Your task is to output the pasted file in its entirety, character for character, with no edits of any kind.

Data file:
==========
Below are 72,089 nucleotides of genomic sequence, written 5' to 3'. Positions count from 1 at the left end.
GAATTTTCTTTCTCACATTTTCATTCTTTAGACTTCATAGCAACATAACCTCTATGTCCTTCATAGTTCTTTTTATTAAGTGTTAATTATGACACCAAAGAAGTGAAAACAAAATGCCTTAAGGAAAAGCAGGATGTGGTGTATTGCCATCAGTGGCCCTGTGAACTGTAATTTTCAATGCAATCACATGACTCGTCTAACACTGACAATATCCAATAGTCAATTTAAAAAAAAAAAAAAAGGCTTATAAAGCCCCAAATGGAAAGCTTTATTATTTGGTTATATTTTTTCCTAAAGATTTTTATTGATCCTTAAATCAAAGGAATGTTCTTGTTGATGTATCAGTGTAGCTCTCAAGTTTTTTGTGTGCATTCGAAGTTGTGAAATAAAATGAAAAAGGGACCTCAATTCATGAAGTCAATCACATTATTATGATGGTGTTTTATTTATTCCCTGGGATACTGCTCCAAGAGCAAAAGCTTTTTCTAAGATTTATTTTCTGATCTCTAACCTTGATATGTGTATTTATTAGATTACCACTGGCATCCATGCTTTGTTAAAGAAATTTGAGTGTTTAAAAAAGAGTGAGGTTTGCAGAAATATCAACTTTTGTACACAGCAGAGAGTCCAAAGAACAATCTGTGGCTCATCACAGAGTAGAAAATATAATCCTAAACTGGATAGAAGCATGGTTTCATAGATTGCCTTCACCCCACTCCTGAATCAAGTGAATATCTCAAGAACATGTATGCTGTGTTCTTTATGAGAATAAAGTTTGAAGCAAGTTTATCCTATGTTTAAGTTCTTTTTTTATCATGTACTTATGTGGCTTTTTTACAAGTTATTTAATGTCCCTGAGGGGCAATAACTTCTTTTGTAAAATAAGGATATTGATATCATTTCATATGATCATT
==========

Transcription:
Below are 72,089 nucleotides of genomic sequence, written 5' to 3'. Positions count from 1 at the left end.
GAATTTTCTTTCTCACATTTTCATTCTTTAGACTTCATAGCAACATAACCTCTATGTCCTTCATAGTTCTTTTTATTAAGTGTTAATTATGACACCAAAGAAGTGAAAACAAAATGCCTTAAGGAAAAGCAGGATGTGGTGTATTGCCATCAGTGGCCCTGTGAACTGTAATTTTCAATGCAATCACATGACTCGTCTAACACTGACAATATCCAATAGTCAATTTAAAAAAAAAAAAAAAGGCTTATAAAGCCCCAAATGGAAAGCTTTATTATTTGGTTATATTTTTTCCTAAAGATTTTTATTGATCCTTAAATCAAAGGAATGTTCTTGTTGATGTATCAGTGTAGCTCTCAAGTTTTTTGTGTGCATTCGAAGTTGTGAAATAAAATGAAAAAGGGACCTCAATTCATGAAGTCAATCACATTATTATGATGGTGTTTTATTTATTCCCTGGGATACTGCTCCAAGAGCAAAAGCTTTTTCTAAGATTTATTTTCTGATCTCTAACCTTGATATGTGTATTTATTAGATTACCACTGGCATCCATGCTTTGTTAAAGAAATTTGAGTGTTTAAAAAAGAGTGAGGTTTGCAGAAATATCAACTTTTGTACACAGCAGAGAGTCCAAAGAACAATCTGTGGCTCATCACAGAGTAGAAAATATAATCCTAAACTGGATAGAAGCATGGTTTCATAGATTGCCTTCACCCCACTCCTGAATCAAGTGAATATCTCAAGAACATGTATGCTGTGTTCTTTATGAGAATAAAGTTTGAAGCAAGTTTATCCTATGTTTAAGTTCTTTTTTTATCATGTACTTATGTGGCTTTTTTACAAGTTATTTAATGTCCCTGAGGGGCAATAACTTCTTTTGTAAAATAAGGATATTGATATCATTTCATATGATCATT